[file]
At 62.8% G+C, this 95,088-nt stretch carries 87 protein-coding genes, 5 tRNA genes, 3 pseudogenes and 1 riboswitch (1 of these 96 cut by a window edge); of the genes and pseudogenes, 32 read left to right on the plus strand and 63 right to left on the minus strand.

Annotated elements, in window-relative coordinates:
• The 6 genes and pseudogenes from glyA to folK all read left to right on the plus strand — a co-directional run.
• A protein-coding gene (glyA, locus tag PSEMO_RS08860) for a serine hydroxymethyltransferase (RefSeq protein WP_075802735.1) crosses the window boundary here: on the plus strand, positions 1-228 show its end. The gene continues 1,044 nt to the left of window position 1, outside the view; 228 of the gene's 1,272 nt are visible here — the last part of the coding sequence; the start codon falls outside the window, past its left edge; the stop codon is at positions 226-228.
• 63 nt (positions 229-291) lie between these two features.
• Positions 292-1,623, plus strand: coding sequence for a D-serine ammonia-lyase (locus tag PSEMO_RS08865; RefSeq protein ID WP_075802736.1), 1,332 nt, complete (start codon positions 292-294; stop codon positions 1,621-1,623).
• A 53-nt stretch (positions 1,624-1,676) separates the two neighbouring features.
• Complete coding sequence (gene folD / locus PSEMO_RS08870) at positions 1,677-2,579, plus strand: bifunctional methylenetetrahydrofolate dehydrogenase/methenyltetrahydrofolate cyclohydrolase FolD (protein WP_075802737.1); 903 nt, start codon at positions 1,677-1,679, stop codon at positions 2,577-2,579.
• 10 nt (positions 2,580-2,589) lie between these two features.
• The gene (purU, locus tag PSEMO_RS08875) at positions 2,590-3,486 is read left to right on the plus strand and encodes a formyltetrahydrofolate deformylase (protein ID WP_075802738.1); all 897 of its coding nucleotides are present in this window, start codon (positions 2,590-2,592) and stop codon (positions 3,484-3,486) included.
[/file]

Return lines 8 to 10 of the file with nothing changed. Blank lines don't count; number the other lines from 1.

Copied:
• Complete coding sequence (gene folD / locus PSEMO_RS08870) at positions 1,677-2,579, plus strand: bifunctional methylenetetrahydrofolate dehydrogenase/methenyltetrahydrofolate cyclohydrolase FolD (protein WP_075802737.1); 903 nt, start codon at positions 1,677-1,679, stop codon at positions 2,577-2,579.
• 10 nt (positions 2,580-2,589) lie between these two features.
• The gene (purU, locus tag PSEMO_RS08875) at positions 2,590-3,486 is read left to right on the plus strand and encodes a formyltetrahydrofolate deformylase (protein ID WP_075802738.1); all 897 of its coding nucleotides are present in this window, start codon (positions 2,590-2,592) and stop codon (positions 3,484-3,486) included.